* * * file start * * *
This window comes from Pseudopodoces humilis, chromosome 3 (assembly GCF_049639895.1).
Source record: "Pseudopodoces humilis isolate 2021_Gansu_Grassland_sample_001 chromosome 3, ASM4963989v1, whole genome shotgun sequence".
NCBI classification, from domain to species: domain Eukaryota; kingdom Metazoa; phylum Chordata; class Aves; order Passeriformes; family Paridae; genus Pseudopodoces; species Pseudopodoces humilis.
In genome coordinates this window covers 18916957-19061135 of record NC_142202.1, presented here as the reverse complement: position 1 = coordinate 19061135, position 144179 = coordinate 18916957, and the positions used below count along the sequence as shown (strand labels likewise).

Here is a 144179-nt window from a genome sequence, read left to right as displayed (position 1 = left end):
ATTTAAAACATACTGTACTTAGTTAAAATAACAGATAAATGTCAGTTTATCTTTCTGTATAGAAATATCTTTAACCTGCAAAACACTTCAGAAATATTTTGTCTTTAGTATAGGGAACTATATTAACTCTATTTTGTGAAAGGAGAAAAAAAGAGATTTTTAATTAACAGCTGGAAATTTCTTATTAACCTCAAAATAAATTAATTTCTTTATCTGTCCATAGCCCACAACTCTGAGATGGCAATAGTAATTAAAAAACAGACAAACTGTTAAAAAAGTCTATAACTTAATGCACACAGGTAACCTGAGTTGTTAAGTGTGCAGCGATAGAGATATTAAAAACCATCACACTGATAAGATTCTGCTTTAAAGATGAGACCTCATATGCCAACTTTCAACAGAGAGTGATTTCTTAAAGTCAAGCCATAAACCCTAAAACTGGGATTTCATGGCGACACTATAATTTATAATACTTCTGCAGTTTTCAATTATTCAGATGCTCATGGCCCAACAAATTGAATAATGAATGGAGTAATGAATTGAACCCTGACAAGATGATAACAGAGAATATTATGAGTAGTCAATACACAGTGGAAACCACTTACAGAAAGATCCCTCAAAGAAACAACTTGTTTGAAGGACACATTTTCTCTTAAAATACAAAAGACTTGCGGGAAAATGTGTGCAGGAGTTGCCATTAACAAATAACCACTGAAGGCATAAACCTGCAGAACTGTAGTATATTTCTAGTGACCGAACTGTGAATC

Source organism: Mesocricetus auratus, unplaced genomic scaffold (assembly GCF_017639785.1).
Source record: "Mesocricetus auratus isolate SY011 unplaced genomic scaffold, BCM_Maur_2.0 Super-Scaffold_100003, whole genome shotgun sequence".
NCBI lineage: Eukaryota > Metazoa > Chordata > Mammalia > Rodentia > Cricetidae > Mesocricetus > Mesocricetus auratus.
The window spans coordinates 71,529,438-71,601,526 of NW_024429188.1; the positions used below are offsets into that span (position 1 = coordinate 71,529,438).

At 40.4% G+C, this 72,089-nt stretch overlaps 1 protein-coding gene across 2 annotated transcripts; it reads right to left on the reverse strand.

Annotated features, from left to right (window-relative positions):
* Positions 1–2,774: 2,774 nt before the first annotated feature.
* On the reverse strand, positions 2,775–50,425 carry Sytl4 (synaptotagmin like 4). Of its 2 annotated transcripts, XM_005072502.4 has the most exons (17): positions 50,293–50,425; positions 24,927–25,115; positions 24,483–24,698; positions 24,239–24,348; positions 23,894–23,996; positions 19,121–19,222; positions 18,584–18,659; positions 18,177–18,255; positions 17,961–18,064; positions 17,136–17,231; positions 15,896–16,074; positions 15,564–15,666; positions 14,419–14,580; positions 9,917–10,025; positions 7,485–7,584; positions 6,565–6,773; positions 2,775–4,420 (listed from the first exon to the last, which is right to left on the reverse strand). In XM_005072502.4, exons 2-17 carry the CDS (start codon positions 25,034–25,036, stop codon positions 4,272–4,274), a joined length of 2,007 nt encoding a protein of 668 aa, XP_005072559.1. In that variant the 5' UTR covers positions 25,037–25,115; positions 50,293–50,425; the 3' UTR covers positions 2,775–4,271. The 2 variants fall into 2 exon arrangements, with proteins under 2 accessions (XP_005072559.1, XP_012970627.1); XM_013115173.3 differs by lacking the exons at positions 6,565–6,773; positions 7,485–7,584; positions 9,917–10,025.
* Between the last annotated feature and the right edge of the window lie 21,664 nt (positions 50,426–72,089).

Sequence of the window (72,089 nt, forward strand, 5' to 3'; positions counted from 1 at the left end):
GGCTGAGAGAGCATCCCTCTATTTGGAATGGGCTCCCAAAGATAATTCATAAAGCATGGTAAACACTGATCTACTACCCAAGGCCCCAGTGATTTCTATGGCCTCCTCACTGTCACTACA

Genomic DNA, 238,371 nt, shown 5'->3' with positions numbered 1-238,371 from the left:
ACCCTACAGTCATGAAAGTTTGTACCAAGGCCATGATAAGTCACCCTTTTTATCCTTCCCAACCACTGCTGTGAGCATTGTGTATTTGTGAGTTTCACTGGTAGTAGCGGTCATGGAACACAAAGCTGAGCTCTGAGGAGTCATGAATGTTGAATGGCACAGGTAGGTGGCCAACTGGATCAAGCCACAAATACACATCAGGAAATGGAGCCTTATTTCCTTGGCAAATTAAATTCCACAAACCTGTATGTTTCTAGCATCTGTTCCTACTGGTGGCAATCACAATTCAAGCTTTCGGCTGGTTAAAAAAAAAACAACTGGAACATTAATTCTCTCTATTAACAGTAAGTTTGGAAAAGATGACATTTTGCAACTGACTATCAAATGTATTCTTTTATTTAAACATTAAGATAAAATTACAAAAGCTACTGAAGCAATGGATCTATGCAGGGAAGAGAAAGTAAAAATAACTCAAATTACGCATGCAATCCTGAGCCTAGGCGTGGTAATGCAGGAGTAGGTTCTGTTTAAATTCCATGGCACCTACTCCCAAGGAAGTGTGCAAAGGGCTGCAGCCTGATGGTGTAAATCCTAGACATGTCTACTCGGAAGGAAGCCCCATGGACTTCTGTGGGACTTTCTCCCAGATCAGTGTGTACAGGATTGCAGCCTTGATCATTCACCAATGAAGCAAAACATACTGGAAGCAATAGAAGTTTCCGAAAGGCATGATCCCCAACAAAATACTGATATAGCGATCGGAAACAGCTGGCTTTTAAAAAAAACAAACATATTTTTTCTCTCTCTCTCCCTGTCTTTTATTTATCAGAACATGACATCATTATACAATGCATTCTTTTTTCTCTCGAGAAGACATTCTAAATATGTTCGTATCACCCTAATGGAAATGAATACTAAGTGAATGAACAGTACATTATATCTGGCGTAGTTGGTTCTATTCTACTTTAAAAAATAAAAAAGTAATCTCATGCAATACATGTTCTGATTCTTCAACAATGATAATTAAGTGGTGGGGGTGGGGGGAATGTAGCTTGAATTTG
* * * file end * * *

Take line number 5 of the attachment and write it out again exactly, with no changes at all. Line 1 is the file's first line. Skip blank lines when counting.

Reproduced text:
Here is a 144179-nt window from a genome sequence, read left to right as displayed (position 1 = left end):